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Indonesia plans 'intel' re-organisation

Jane's Intelligence Review
December 1, 2000

By: John B Haseman

A MAJOR restructuring plan for Indonesia's intelligence organisations is under way in Jakarta. The biggest change envisages the creation of an intelligence agency for the Department of Defence (DepHan). Whether this will involve moving the Armed Forces Strategic Intelligence Agency (Badan Inteligen Strategis - BAIS) from armed forces (Tentara Nasional Indonesia - TNI) headquarters to DepHan, or the formation of a new agency for DepHan, is one of many controversial options being considered by Indonesia's intelligence community.

The restructuring plan includes a more definitive mission statement for civilian and military intelligence organisations and would strengthen the co-ordinating responsibilities of the country's civilian intelligence agency. The proposal is part of President Abdurrahman Wahid's efforts to gain more control over the powerful armed forces, to help remove the military from political affairs and to strengthen the role of the Department of Defence (DoD).

In a restructured intelligence community, the National Intelligence Co-ordinating Agency (Badan Koordinasi Inteligen Nasional - BAKIN) would assume a far stronger role in co-ordinating the intelligence community. It would also gain a far more robust operational capability, taking control of intelligence operations currently in the hands of the TNI/DepHan, the police and attorney general's office.

The BAKIN's name would be changed to the National Intelligence Agency (Badan Inteligen Nasional - BIN). The BAKIN would also take over intelligence collection against individuals suspected of corruption: a highly political mission in which the BAKIN, the BAIS and the attorney general's intelligence office have been involved for years.

The newly renamed BIN and the military's BAIS (and perhaps the new DepHan organisation) would each have specific missions to eliminate overlapping areas of responsibility and avoid the conflicts over jurisdiction that have frequently caused sparks between the country's two largest intelligence organisations. The BAIS would transfer its non-military collection, analysis and operations to the BIN and become a true military intelligence agency. The BAKIN would expand its intelligence co-ordination responsibilities and domestic intelligence capabilities.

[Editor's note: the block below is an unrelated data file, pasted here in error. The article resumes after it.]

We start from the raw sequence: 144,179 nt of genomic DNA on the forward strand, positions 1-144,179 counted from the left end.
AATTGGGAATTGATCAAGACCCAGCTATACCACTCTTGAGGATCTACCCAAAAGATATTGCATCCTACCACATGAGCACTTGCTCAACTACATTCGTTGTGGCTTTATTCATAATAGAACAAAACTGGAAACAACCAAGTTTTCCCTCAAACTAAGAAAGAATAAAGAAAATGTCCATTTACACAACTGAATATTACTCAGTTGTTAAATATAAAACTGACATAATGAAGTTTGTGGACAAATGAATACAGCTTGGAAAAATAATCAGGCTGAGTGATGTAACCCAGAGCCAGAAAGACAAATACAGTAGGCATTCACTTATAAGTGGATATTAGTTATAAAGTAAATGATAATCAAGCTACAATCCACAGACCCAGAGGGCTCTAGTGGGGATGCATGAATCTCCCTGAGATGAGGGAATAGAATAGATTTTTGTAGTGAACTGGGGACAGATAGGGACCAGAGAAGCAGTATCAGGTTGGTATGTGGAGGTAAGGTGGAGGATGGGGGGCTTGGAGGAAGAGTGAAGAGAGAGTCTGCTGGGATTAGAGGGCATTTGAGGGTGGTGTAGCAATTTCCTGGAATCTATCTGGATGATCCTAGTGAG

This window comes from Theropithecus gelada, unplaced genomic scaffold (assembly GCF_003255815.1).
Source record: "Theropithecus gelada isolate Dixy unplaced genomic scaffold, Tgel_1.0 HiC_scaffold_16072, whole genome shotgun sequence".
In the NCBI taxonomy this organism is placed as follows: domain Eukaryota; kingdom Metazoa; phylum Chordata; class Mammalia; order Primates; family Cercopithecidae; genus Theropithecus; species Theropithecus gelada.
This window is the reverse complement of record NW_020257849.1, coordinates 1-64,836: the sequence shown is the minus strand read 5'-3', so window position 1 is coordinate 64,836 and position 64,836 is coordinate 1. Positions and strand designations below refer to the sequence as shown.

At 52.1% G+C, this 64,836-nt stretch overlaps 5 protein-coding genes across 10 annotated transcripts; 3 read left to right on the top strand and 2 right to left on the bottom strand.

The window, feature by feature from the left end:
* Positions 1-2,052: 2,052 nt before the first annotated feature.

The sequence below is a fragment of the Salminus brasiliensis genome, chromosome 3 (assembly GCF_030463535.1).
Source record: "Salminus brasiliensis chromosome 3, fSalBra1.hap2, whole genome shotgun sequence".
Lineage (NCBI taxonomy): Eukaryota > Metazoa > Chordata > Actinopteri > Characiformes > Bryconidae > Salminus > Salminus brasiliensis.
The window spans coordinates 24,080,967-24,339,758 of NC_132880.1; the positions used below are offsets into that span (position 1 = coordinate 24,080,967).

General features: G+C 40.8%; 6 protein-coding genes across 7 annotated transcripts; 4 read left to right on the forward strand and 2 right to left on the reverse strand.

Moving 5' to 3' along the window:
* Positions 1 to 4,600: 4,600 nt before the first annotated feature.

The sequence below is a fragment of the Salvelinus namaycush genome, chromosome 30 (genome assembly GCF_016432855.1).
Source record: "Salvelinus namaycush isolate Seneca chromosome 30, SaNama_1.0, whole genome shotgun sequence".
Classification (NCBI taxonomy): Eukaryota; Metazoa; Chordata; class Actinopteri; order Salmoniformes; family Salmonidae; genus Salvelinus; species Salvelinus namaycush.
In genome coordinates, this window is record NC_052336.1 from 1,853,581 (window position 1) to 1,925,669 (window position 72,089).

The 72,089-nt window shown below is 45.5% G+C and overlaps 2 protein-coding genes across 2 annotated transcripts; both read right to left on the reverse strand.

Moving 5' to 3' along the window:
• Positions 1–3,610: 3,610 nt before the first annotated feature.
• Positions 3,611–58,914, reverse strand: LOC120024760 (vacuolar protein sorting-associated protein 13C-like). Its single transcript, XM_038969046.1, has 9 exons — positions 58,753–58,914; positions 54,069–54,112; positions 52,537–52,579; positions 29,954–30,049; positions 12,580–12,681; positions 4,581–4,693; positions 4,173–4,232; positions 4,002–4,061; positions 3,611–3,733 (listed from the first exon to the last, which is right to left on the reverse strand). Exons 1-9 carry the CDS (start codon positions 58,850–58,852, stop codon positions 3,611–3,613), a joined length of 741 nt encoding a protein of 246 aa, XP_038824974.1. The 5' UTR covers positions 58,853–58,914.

While the BAKIN is nominally a civilian agency, it has often been headed by an active duty or retired military officer and is extensively manned by military personnel. This is expected to continue, although no mention has been made of whether a civilian may become the BAKIN's chief. Its current head is retired lieutenant general Arie J Kumaat (pictured), who has made no comment on the proposed changes.

No implementation date has been set for the proposed changes. The restructuring proposals are controversial, as they are fraught with political implications. Already, manoeuvring among individuals and agencies that would be affected by the proposed changes has become rancorous. Leaders of Indonesia's parliament are also vying for influence in the revised intelligence apparatus. In Indonesia's newly free press, rumours continue over possible changes and compromises aimed at preserving power and turf. These rumours underline the resistance to change at TNI headquarters, which would lose a powerful operational agency should the BAIS give up some of its charter to the BAKIN, be moved to the DoD, or suffer the creation of a competitive organisation at DepHan.

The main area of controversy for the intelligence community is the possible effects of reform on military intelligence. The BAIS has been an all-pervasive part of social and political power in Indonesia for years. The influential, and widely feared, agency has exercised power disproportionate to its size, within both the armed forces and civilian society. It reached its height during the 1980s, when former general L B 'Benny' Moerdani was head of the BAIS and, later, commander-in-chief of the TNI.

During those years, the BAIS exercised extensive vertical authority throughout the TNI, routinely bypassing the operational and administrative chains of command. The BAIS vetted for political loyalty all government officials and controlled much of the military and civil government through its surveillance of society.

In the early and mid-1990s an anti-intelligence backlash saw the removal from power of many senior officers who had risen through the BAIS to assume important command and staff positions throughout the military. Criticised for poor analysis and abuse of power, the BAIS was subordinated to the TNI chief of general staff and held a much lower profile. In recent years it seems to have revived, both in size and power. However, no matter what the outcome of the intelligence restructuring plan, the BAIS will inevitably lose power. The organisation is currently commanded by Air Force Vice Marshal Ian Santoso Perdanakusumah: the first chief not to be an army officer.

Received from Joyo Indonesian News

*** NOTICE: In accordance with Title 17 U.S.C. Section 107, this material is distributed without profit to those who have expressed a prior interest in receiving the included information for research and educational purposes. ***

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